Talking about Physics, I would like to emphasis on one thing that is common between all the so called Toppers that *They Love Physics* (either just because they score high in it or they really like the subject). The main reason behind it is Physics is simple. It really is! And why am I asserting that? Well this is the definite case because, Physics is practically wholly conceptual. A part that memory plays in Physics is meager, very limited in true sense. Memory might just come into play for Physics only to remember the key steps that should be followed while ensuing a specific procedure or attempting some sort of a specific question.
Veritably, this recalling of steps can also fall under intuitiveness, which is again accustomed ‘memory’. What I mean by this cognizance is that many students try to memorize assorted formulas in Physics. These are not actually formulas, but are just results of some sort of derivation or manipulation. One should stress upon the procedure part (derivation) of these results and not on the result itself, because then only will the formula look meaningful to your brain and will sound conceptual and not concrete, reducing the role of memory there itself. Mostly, these derivations are easy to work out and can(should) be performed each time you solve a question demanding it’s use (which eventually makes you faster and confident each time you do it), on the other hand when these manipulations are complex, either that formula is so very coherent that you by-heart it just by practicing deliberately or if it seems neither easily derivable nor coherent, then believe me, first, these type of questions are uncommon in real-time examinations, so reconsider it with a different thought and second, if the question still looks tedious, then comfortably leave that question and move on laboring on others before overworking on them. On the contrary, if you are attempting that tedious unconventional sort of a problem during your homework (the cardinal part of preparation), then devote your full energy at once while attempting the problem for the very first time without taking any time boundations into consideration and try and work out (or rather overwork) that problem at that moment. This is, what I believe, the indispensable mantra to adept Physics.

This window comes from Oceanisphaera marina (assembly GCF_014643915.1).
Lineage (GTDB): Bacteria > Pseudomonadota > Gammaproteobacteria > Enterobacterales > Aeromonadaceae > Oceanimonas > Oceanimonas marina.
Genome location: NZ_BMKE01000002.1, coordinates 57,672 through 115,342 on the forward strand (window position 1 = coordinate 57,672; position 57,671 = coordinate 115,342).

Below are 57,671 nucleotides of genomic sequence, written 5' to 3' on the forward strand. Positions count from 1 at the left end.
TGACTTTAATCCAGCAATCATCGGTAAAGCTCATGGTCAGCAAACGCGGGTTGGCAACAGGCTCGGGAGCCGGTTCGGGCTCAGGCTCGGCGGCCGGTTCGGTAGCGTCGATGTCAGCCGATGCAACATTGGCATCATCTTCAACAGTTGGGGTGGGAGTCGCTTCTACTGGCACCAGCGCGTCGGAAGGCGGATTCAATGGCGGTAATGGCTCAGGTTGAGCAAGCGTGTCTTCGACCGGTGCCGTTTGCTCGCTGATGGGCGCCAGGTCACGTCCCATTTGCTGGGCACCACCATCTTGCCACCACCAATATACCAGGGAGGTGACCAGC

But , Hold Up ! There’s one notch here, while I am asserting that Physics is simple, it’s because this subject requires the least account of memory and practice, however this subject is highly cumulative and requires abundance of patience. There’s nothing like a new topic in Physics, it’s always an extension of previous concepts. It’s not like you wake up on an odd day and decide to master Physics attending all the lectures religiously from that day leaving the past records. This might work for Chemistry on a new topic, but undeniably not for Physics. To have an acute improvement in Physics, a solid base of previous foundation knowledge is a precondition. Furthermore, believe me, this is not at all a cumbersome process, many shall consider it to be a huge task: to cover the entire previous syllabus! No my friend, that is not the case. This is a wrong perspective of looking into this. To add, rather it is simple, very simple to cover the basics as you might admit that the initial content(or the basics and fundamentals) of any topic/subject are relatively very easy to understand and follow in comparison to their applications(questions). Just have patience, keep it simple, by just following the indispensable mantra of working intensively on every problem that you face right from the initial phase. The reason of mentioning the ‘that you face’ part of last sentence in bold is to remark the minor role of ‘Practice’ in Physics. This subject, unlike others, requires subordinate use of both: memory(Chemistry) & practice(Mathematics) and more of patience and cumulative understanding which are far simpler to embrace than the previous two.